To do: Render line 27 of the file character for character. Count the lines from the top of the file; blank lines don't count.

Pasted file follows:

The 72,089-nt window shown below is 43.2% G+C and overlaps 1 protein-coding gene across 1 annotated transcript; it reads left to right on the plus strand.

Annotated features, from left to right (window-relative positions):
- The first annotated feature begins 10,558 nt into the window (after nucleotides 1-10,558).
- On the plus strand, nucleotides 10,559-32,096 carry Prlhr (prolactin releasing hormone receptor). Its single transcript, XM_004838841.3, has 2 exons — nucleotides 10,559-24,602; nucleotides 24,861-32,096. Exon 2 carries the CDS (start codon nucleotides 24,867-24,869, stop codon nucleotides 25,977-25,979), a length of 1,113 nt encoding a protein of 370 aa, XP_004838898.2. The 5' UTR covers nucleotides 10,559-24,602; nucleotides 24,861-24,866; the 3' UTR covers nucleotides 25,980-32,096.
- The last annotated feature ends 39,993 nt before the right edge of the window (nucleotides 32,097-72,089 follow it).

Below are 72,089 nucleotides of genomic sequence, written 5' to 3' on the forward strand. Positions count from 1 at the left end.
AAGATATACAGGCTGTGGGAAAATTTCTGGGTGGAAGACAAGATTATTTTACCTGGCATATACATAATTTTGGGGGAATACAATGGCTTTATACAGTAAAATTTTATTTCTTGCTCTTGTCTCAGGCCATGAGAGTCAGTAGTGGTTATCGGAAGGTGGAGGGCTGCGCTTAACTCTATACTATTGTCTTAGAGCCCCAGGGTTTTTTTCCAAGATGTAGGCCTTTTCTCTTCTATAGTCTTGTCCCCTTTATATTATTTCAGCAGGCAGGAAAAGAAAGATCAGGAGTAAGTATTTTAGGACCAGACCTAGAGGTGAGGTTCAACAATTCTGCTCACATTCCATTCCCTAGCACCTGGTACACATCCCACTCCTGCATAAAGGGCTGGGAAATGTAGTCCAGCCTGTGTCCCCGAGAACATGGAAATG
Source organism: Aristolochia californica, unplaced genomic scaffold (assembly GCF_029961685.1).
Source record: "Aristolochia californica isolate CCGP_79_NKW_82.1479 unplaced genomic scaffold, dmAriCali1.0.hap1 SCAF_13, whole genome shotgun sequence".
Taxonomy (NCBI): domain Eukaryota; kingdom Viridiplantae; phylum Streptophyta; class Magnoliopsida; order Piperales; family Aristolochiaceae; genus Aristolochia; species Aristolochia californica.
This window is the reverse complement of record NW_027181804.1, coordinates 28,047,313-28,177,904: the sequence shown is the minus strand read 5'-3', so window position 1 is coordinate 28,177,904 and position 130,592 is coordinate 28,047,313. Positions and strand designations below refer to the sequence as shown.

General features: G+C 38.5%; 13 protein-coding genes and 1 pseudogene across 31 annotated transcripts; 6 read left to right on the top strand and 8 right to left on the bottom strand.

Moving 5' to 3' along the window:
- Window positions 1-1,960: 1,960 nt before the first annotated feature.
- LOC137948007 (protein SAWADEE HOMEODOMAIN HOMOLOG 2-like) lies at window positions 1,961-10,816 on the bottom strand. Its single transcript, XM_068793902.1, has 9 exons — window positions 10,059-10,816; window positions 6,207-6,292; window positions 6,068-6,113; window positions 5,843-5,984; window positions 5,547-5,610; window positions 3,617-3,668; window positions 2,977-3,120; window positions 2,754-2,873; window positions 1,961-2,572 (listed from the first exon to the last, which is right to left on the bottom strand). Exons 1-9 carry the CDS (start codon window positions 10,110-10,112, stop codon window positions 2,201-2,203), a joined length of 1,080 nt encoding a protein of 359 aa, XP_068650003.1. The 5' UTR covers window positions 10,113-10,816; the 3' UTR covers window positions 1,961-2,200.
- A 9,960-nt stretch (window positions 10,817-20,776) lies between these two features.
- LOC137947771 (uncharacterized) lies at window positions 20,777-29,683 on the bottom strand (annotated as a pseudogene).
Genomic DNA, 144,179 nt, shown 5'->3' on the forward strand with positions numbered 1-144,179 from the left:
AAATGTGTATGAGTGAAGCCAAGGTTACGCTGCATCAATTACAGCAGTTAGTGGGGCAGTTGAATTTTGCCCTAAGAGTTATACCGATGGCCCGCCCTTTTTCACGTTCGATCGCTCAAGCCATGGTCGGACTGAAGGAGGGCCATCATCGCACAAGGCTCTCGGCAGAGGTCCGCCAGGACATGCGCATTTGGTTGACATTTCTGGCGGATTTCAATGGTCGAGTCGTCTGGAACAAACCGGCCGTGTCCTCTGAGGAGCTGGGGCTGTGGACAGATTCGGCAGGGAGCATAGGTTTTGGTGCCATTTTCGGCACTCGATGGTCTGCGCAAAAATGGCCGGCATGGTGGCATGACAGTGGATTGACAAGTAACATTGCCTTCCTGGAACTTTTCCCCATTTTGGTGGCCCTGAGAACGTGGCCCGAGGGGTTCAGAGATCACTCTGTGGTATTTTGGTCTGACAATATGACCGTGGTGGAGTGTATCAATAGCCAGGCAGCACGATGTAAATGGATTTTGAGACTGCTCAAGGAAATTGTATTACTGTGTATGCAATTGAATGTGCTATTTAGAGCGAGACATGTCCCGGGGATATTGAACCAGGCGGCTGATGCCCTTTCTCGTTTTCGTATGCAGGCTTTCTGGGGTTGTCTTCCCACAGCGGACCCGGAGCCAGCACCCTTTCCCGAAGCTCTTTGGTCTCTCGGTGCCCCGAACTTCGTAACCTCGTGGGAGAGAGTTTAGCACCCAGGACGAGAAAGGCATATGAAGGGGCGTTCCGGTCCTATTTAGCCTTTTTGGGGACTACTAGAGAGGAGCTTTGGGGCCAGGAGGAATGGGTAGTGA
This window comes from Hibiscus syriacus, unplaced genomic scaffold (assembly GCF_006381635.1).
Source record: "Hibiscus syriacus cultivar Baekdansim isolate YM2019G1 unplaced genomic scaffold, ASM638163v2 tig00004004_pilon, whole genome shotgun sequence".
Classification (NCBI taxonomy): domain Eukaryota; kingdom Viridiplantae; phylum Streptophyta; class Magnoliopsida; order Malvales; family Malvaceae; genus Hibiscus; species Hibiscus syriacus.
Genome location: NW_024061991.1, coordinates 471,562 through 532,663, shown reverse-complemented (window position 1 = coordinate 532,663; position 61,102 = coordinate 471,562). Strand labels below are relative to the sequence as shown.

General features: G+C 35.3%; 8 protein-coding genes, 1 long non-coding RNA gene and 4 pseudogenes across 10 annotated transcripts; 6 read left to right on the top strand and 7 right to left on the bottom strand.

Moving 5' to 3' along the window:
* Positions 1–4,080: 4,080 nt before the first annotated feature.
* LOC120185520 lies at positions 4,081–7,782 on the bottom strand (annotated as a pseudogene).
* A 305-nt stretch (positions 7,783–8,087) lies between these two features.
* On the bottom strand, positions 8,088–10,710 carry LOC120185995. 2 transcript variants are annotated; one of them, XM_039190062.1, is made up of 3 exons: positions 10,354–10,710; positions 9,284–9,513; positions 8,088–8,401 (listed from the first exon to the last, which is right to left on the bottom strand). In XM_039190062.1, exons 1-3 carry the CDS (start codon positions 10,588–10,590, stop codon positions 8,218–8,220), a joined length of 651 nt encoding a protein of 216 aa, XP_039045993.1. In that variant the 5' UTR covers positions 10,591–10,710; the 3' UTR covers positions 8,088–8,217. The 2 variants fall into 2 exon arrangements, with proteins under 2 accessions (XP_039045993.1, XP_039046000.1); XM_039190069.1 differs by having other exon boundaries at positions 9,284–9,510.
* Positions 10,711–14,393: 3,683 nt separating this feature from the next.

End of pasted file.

* LOC120185520 lies at positions 4,081–7,782 on the bottom strand (annotated as a pseudogene).